A wild idea to improve science communication

As I discussed in my last post, science communication is really important.  That’s especially true when it comes to healthcare, because the way we communicate medical science affects the decisions people make about their own health.  As Ben Goldacre points out in his book Bad Science, there is almost no teaching in school science lessons about risk or other real-world science, yet something like half of the science stories in our national press are medical ones.

So what can we do about it?  One obvious answer is teach these things in a useful and interesting way in schools, but that’ll take time.  In the mean time, a colleague of mine had a great idea today: get the biomedical journals to help us by including a plain language summary.  This isn’t a particularly new concept, and in fact the Cochrane Collaboration already does it on all of their systematic reviews (here‘s a recent example), but it’s a simple thing that might help increase public understanding of basic science.

Let’s look at an example to see how it might work.  A good sample paper was published online in the New England Journal of Medicine (NEJM) on the 1st of October, entitled “Trastuzumab Emtansine for HER2-Positive Advanced Breast Cancer”.  The story was widely reported (by The Daily Telegraph, Daily Mail, Daily Mirror, and Channel 4 News among others), and also covered by the ever-excellent Behind the Headlines.   The abstract of the original research, as is usual, is publicly available both on the NEJM’s website, and at Pubmed. Abstracts are designed to give an overview of the important points of a journal article, and they’re great if you’re comfortable with the language used and are aware of their limitations.

But what if you’re not a doctor, scientist, pharmacist, or someone other wise used to reading stuff like this?  A lot of the language and concepts used in abstracts is completely meaningless unless you have the necessary training and experience to interpret them.  Taking the story above as an example, the abstract contains the following wonderful sentence:

Among 991 randomly assigned patients, median progression-free survival as assessed by independent review was 9.6 months with T-DM1 versus 6.4 months with lapatinib plus capecitabine (hazard ratio for progression or death from any cause, 0.65; 95% confidence interval [CI], 0.55 to 0.77; P<0.001), and median overall survival at the second interim analysis crossed the stopping boundary for efficacy (30.9 months vs. 25.1 months; hazard ratio for death from any cause, 0.68; 95% CI, 0.55 to 0.85; P<0.001).

Yes, that’s all one sentence.  It contains 77 words (the recommended maximum sentence length to make text readable is 20-25 words), not to mention words and concepts that will be alien to most people.  What’s a confidence interval?  A hazard ratio?  A stopping boundary for efficacy?  For the intended audience that sentence is chock-full of useful information; for Joe Average it’s useless.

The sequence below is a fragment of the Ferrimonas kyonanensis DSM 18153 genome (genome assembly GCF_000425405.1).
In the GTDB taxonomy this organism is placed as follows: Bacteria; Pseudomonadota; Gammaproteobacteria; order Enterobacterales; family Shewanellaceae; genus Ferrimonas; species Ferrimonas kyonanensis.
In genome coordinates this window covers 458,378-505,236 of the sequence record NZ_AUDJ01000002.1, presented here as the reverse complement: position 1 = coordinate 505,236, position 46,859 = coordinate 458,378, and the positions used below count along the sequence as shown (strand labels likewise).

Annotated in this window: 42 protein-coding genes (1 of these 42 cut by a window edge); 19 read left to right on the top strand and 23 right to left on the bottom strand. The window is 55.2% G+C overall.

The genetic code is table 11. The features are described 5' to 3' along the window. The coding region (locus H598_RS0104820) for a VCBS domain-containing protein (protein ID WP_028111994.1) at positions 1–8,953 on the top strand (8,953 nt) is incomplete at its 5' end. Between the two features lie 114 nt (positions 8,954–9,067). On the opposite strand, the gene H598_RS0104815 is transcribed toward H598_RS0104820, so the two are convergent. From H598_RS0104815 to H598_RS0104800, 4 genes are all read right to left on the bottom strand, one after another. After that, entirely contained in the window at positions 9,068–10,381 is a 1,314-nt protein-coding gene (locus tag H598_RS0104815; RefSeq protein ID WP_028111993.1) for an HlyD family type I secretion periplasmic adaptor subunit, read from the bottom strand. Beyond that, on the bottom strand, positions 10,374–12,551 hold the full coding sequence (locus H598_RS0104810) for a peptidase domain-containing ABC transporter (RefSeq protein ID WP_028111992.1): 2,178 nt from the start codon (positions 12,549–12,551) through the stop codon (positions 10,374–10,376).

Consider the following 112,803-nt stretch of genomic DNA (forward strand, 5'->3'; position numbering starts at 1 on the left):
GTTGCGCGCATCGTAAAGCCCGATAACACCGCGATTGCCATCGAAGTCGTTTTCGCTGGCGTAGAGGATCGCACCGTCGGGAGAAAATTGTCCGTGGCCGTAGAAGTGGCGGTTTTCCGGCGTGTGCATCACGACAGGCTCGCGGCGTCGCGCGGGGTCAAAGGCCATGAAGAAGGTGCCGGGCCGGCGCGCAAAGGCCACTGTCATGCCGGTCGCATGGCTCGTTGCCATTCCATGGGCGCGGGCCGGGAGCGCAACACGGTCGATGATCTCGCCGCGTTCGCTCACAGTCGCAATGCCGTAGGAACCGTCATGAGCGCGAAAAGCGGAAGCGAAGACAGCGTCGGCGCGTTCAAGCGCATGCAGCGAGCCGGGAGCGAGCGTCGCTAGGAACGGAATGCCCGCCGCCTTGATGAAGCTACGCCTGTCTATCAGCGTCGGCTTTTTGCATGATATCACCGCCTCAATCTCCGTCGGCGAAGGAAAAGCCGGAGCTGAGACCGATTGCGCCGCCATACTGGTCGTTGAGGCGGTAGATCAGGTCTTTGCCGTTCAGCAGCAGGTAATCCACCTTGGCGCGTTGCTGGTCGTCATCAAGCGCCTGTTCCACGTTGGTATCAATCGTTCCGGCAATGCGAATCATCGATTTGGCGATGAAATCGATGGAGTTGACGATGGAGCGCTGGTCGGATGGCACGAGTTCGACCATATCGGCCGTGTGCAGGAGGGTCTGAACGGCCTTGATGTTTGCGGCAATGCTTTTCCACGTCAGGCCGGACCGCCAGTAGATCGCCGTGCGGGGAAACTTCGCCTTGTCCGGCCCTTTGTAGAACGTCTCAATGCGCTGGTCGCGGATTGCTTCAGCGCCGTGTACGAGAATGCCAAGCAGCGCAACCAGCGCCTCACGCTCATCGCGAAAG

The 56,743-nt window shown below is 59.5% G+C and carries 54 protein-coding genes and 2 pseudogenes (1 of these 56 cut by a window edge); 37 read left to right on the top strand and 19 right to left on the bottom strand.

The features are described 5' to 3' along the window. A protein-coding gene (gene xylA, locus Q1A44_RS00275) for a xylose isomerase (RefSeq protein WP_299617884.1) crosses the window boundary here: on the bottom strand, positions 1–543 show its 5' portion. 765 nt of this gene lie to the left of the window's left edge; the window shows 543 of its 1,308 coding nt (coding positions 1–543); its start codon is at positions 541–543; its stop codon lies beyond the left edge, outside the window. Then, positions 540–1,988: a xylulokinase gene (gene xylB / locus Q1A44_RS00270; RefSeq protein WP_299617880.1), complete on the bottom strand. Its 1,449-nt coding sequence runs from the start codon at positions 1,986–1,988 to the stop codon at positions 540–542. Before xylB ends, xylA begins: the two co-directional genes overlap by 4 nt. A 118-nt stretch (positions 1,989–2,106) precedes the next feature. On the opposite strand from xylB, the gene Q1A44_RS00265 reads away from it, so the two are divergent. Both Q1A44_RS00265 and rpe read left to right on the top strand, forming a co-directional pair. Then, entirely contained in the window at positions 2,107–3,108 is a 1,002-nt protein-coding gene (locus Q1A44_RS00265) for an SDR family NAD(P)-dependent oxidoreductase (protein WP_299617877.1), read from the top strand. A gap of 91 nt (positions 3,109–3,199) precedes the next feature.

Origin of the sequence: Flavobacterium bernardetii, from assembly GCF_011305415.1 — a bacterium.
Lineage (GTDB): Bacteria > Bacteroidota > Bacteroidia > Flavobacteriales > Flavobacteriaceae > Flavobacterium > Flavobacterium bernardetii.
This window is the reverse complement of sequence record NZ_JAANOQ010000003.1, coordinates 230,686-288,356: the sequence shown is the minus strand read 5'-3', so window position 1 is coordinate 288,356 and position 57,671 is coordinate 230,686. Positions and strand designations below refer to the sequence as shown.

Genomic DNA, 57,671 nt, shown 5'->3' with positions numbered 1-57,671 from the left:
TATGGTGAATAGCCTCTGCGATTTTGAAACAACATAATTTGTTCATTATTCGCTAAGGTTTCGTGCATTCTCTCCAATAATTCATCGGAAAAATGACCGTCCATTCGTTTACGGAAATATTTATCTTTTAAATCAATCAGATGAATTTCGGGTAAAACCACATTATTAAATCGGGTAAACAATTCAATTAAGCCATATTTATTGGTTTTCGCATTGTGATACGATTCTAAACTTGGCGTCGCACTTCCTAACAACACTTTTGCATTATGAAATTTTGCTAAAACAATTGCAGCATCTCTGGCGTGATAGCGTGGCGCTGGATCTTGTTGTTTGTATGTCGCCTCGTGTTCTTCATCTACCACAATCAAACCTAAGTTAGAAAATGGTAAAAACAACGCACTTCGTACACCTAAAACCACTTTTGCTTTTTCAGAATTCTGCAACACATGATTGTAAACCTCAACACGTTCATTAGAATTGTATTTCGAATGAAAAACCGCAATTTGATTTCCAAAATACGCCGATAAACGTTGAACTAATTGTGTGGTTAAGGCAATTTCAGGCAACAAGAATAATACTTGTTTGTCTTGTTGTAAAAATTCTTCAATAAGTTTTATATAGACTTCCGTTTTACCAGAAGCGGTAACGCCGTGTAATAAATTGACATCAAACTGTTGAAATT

So what if journals started adding a bit?  What if the usual structure was Background, Methods, Results, Conclusions, Plain language summary?  We wouldn’t need the full abstract to be “translated”, just 2-3 sentences that give the reader the gist of the meaning.  For the breast cancer story we’ve been concentrating on, I’d suggest something like the following:

This trial looked at a drug called T-DM1, which is designed to treat a type of breast cancer called HER-2 positive breast cancer. T-DM1 was compared to a combination of two drugs that are already available.  It found that cancer progression was delayed by about three months in women who received T-DM1.  These women also lived roughly six months longer.

That’s a first attempt and just an example; I’m sure people more skilled with words than I am could improve it vastly.  But hopefully it illustrates the point; it takes relatively little effort to make the key points of a clinical trial much more accessible to the general public.

So what to do about it?  Well, I plan to pick some key biomedical journals and just ask them nicely.  I’d like you to join me, because we all know that a crowd of people making noise is more influential than one person alone.  To make it easier I’ll make a list of contact details in an update to this post, as soon as I have time – hopefully this evening.  If you have any suggestions for publications we should write to, leave a comment or send me a tweet (@Skanky_fish).  If you have any ideas to improve this little scheme, please do likewise.  It’s a very simple idea, and hopefully one that could make a small difference in the public understanding of medical science.

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Posted on October 5, 2012, in Evidence, Science communication, The importance of evidence and tagged , , , , . Bookmark the permalink. 3 Comments.

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